48 hours in San Diego

By Ellie Ross, Travel writer and California enthusiast.

Photography by Art Wager/Getty Images

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January 2018

Sandwiched between sea and mountains, California’s southernmost city is bursting with culture, heritage and outdoor pursuits. Travel writer Ellie Ross takes you on a 48-hour whirlwind tour of San Diego.

Day One

Settle in

Staying in the Gaslamp Quarter puts you in a central location close to the major attractions, within easy access of both transport and the rest of the city. One of the city’s hottest new properties, The Pendry is an elegant boutique hotel with slick rooms, a fantastic spa and a rooftop pool. Equally well located, the Hilton San Diego Gaslamp is a modern, affordable option.

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You won’t be short on dining options in the Gaslamp Quarter, the 16-block area named after its Victorian street lighting and the epicentre of San Diego’s nightlife. Searsucker serves ‘new America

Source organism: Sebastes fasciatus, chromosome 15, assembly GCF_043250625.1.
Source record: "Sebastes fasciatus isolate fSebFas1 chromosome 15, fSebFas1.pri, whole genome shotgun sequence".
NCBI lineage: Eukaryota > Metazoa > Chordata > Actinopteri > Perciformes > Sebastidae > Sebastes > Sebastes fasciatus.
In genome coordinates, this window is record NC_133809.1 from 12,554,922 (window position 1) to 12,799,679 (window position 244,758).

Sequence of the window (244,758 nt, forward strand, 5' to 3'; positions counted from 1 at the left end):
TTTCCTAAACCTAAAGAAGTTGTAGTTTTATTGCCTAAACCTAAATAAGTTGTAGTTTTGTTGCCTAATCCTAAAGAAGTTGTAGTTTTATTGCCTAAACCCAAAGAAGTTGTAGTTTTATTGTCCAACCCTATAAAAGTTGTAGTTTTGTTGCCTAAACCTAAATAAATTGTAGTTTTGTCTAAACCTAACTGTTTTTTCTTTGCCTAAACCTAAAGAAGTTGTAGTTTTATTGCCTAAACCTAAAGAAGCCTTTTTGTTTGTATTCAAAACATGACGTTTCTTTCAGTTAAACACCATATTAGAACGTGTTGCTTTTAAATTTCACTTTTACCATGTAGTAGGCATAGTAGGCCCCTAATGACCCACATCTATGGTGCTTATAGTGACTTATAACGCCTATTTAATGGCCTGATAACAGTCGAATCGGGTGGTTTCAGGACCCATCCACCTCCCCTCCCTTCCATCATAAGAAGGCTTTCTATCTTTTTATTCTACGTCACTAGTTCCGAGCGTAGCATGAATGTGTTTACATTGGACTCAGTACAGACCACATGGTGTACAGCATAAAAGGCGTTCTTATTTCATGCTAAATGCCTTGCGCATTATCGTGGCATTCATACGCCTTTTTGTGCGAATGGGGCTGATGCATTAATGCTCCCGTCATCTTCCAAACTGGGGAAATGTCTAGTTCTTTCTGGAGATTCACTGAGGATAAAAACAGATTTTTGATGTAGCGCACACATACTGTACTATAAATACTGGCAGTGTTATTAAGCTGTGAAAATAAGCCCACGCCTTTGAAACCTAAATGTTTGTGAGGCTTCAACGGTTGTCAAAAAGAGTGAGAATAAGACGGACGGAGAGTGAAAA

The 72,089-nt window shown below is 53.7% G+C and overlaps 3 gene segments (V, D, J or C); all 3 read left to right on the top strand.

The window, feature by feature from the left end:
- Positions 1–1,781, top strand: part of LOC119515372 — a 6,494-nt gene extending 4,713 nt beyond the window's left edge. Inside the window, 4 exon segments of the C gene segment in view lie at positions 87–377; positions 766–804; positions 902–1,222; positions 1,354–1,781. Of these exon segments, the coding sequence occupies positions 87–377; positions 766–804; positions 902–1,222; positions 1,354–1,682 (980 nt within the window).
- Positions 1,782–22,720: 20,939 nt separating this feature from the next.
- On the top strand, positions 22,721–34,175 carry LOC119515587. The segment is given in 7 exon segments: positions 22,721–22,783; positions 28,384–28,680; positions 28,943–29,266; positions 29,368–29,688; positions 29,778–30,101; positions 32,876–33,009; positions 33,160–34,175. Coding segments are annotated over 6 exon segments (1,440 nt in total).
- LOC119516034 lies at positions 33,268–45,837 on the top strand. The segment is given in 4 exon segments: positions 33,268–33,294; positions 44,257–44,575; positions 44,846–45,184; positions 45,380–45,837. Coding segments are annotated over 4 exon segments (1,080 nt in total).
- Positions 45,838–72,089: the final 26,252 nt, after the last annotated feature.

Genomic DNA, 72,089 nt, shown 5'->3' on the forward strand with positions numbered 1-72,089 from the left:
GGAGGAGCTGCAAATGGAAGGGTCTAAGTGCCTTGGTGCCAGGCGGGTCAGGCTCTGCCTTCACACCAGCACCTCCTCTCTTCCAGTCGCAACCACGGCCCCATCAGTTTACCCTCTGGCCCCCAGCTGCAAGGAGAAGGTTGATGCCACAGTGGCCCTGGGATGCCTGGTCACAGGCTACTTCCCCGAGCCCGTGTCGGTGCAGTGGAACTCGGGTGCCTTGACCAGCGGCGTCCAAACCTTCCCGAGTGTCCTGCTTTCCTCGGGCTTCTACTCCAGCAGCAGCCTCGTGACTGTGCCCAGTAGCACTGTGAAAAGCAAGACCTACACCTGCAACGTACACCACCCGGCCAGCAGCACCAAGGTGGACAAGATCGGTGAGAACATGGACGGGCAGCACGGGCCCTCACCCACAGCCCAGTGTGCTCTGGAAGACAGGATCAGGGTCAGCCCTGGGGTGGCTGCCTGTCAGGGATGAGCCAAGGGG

21.00 – Nightcap

You won’t be short on dining options in the Gaslamp Quarter, the 16-block area named after its Victorian street lighting and the epicentre of San Diego’s nightlife. Searsucker serves ‘new American classics’ inside a pared-back interior, and has DJ nights on Fridays and Saturdays from 9pm. Or head to Prohibition a cosy, 1920s-style speakeasy bar serving exquisite cocktails.

  • Climb into the cockpit of WWII era aircraft on San Diego’s USS Midway © Getty Images.

    AV geeks unite

    The aircraft carrier museum lets visitors fly in an aerial combat simulator, tour the flight operations’ command centre, and delve into the wardrooms and engine rooms below deck.

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  • Catch some rays beside the art-deco rooftop at The Pendry, San Diego.

    Lap of luxury

    Set in the heart of the Gaslamp Quarter, the hotel’s rooms are kitted out with Fili D’oro linens, elegant, custom furnishings and amenities by MiN New York.